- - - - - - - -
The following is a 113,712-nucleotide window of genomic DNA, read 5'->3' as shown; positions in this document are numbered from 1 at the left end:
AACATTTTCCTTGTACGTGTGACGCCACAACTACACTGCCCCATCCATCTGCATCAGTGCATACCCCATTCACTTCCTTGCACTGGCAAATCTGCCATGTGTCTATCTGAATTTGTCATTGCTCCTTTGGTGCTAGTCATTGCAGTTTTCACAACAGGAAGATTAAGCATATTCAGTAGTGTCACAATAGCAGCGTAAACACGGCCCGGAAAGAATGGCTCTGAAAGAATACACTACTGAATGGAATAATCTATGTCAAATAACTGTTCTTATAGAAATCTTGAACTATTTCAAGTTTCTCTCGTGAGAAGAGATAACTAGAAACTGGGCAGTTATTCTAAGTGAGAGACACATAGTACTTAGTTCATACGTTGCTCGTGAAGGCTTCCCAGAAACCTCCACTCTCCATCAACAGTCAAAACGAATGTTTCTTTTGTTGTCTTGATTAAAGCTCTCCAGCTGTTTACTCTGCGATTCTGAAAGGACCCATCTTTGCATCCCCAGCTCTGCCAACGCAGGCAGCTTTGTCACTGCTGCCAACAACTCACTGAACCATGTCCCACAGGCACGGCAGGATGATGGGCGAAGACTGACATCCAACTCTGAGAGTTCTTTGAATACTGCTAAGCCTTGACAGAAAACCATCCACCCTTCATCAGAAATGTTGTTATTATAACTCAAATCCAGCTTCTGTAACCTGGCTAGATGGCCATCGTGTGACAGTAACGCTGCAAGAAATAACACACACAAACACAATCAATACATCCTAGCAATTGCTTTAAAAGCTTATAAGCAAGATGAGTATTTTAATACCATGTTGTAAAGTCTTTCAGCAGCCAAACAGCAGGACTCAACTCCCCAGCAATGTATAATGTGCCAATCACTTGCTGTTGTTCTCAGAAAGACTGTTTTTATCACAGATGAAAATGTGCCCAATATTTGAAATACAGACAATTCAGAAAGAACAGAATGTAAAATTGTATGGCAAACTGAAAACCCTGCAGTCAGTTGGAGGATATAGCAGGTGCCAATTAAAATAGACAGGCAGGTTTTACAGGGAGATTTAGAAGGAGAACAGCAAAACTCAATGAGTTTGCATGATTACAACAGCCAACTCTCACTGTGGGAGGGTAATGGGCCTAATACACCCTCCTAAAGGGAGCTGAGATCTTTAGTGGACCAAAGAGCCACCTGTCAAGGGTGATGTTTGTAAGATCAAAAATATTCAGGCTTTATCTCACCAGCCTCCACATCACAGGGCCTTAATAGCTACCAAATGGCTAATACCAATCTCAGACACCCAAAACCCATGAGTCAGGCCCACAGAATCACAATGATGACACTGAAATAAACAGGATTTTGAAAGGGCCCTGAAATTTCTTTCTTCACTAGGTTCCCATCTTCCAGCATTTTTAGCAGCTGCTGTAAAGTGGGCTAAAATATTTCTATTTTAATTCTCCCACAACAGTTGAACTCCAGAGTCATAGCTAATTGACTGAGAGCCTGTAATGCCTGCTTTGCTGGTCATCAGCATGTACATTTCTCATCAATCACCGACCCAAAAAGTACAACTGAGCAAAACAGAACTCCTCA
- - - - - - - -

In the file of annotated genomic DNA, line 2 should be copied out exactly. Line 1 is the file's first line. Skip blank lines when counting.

AACATTTTCCTTGTACGTGTGACGCCACAACTACACTGCCCCATCCATCTGCATCAGTGCATACCCCATTCACTTCCTTGCACTGGCAAATCTGCCATGTGTCTATCTGAATTTGTCATTGCTCCTTTGGTGCTAGTCATTGCAGTTTTCACAACAGGAAGATTAAGCATATTCAGTAGTGTCACAATAGCAGCGTAAACACGGCCCGGAAAGAATGGCTCTGAAAGAATACACTACTGAATGGAATAATCTATGTCAAATAACTGTTCTTATAGAAATCTTGAACTATTTCAAGTTTCTCTCGTGAGAAGAGATAACTAGAAACTGGGCAGTTATTCTAAGTGAGAGACACATAGTACTTAGTTCATACGTTGCTCGTGAAGGCTTCCCAGAAACCTCCACTCTCCATCAACAGTCAAAACGAATGTTTCTTTTGTTGTCTTGATTAAAGCTCTCCAGCTGTTTACTCTGCGATTCTGAAAGGACCCATCTTTGCATCCCCAGCTCTGCCAACGCAGGCAGCTTTGTCACTGCTGCCAACAACTCACTGAACCATGTCCCACAGGCACGGCAGGATGATGGGCGAAGACTGACATCCAACTCTGAGAGTTCTTTGAATACTGCTAAGCCTTGACAGAAAACCATCCACCCTTCATCAGAAATGTTGTTATTATAACTCAAATCCAGCTTCTGTAACCTGGCTAGATGGCCATCGTGTGACAGTAACGCTGCAAGAAATAACACACACAAACACAATCAATACATCCTAGCAATTGCTTTAAAAGCTTATAAGCAAGATGAGTATTTTAATACCATGTTGTAAAGTCTTTCAGCAGCCAAACAGCAGGACTCAACTCCCCAGCAATGTATAATGTGCCAATCACTTGCTGTTGTTCTCAGAAAGACTGTTTTTATCACAGATGAAAATGTGCCCAATATTTGAAATACAGACAATTCAGAAAGAACAGAATGTAAAATTGTATGGCAAACTGAAAACCCTGCAGTCAGTTGGAGGATATAGCAGGTGCCAATTAAAATAGACAGGCAGGTTTTACAGGGAGATTTAGAAGGAGAACAGCAAAACTCAATGAGTTTGCATGATTACAACAGCCAACTCTCACTGTGGGAGGGTAATGGGCCTAATACACCCTCCTAAAGGGAGCTGAGATCTTTAGTGGACCAAAGAGCCACCTGTCAAGGGTGATGTTTGTAAGATCAAAAATATTCAGGCTTTATCTCACCAGCCTCCACATCACAGGGCCTTAATAGCTACCAAATGGCTAATACCAATCTCAGACACCCAAAACCCATGAGTCAGGCCCACAGAATCACAATGATGACACTGAAATAAACAGGATTTTGAAAGGGCCCTGAAATTTCTTTCTTCACTAGGTTCCCATCTTCCAGCATTTTTAGCAGCTGCTGTAAAGTGGGCTAAAATATTTCTATTTTAATTCTCCCACAACAGTTGAACTCCAGAGTCATAGCTAATTGACTGAGAGCCTGTAATGCCTGCTTTGCTGGTCATCAGCATGTACATTTCTCATCAATCACCGACCCAAAAAGTACAACTGAGCAAAACAGAACTCCTCA